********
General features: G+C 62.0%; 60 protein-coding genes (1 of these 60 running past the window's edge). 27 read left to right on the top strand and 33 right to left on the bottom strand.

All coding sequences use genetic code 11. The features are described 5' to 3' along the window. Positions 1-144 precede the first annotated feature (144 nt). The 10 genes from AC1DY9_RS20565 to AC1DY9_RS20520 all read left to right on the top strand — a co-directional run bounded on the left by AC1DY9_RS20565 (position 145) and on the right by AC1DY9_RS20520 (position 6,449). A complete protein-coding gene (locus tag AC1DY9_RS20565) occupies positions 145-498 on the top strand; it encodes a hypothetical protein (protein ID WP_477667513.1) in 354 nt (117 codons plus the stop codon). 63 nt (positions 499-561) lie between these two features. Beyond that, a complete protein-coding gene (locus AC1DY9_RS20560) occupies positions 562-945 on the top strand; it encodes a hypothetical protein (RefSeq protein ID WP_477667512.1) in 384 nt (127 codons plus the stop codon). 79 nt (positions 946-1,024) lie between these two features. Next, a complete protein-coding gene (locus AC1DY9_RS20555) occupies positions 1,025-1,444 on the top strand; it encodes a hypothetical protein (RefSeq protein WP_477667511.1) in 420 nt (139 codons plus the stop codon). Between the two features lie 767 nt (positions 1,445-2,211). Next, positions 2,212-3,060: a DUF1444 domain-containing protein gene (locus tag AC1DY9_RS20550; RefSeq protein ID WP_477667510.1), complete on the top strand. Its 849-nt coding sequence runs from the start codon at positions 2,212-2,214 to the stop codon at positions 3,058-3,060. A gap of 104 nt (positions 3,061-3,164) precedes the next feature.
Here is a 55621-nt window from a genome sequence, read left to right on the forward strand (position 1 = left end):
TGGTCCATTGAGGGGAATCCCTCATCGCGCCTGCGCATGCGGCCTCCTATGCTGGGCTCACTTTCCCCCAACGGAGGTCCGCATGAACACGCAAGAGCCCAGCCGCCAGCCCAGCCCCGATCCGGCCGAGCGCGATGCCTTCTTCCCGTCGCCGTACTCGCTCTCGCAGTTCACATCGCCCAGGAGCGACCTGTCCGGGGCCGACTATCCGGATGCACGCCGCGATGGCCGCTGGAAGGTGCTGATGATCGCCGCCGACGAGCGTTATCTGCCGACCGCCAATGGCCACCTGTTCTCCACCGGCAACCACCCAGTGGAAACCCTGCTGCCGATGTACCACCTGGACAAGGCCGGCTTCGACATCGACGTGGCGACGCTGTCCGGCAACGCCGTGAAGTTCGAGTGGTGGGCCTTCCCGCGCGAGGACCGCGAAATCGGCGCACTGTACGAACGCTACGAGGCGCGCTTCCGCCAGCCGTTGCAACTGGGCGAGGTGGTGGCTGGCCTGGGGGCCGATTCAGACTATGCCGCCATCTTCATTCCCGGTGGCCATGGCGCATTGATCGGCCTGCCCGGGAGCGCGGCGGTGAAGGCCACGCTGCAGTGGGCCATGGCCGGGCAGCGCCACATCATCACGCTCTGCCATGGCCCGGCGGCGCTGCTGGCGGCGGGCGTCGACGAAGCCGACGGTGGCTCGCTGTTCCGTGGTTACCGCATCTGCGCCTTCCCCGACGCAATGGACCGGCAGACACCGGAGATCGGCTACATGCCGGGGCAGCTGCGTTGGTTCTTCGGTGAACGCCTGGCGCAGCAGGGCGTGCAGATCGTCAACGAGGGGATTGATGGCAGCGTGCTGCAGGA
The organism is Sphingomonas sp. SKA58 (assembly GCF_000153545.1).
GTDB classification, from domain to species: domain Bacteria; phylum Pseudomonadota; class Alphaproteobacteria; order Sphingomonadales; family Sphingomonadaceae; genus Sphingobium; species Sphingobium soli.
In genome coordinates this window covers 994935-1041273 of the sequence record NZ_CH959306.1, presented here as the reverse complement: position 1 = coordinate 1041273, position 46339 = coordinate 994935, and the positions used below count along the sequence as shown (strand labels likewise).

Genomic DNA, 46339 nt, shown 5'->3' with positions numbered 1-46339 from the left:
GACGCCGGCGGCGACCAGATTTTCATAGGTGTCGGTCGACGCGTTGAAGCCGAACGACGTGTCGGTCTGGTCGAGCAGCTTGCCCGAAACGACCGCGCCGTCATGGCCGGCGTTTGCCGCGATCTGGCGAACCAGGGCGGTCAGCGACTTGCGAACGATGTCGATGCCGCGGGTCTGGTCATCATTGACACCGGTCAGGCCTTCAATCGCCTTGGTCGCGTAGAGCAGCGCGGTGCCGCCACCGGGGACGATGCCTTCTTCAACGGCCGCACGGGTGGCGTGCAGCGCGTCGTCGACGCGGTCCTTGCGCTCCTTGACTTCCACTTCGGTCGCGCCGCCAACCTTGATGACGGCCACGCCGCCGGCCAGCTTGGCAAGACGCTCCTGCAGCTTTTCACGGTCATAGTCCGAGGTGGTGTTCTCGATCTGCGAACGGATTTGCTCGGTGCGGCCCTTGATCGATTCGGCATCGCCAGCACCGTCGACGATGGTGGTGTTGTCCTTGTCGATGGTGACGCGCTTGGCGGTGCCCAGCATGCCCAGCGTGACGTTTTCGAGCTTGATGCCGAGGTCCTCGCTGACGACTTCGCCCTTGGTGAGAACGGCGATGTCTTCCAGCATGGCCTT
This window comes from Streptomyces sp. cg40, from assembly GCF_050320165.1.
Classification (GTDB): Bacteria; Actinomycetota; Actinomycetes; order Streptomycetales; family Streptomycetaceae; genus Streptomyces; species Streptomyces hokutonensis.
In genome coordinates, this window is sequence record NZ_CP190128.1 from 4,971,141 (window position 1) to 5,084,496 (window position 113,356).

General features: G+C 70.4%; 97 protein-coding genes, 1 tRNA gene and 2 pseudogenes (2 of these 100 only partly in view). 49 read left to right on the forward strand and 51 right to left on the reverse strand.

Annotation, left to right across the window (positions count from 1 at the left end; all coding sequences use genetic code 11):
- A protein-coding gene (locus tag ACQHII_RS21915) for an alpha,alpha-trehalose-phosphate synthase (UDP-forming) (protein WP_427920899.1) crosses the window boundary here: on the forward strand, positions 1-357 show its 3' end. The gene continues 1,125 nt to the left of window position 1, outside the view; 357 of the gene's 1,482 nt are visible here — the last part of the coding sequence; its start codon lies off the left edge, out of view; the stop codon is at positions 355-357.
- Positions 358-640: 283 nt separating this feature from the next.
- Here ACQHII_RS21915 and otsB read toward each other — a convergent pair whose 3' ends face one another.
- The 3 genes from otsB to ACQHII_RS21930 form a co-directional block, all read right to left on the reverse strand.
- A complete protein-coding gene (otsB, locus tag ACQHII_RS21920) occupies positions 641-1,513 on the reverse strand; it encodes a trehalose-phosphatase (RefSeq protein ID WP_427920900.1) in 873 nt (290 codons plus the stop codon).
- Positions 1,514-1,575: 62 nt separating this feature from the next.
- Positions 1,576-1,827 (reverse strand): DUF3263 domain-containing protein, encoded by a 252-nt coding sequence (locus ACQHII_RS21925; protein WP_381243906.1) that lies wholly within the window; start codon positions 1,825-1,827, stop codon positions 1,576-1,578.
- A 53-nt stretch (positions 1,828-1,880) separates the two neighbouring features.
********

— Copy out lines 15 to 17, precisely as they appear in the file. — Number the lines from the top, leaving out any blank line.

- A protein-coding gene (locus tag ACQHII_RS21915) for an alpha,alpha-trehalose-phosphate synthase (UDP-forming) (protein WP_427920899.1) crosses the window boundary here: on the forward strand, positions 1-357 show its 3' end. The gene continues 1,125 nt to the left of window position 1, outside the view; 357 of the gene's 1,482 nt are visible here — the last part of the coding sequence; its start codon lies off the left edge, out of view; the stop codon is at positions 355-357.
- Positions 358-640: 283 nt separating this feature from the next.
- Here ACQHII_RS21915 and otsB read toward each other — a convergent pair whose 3' ends face one another.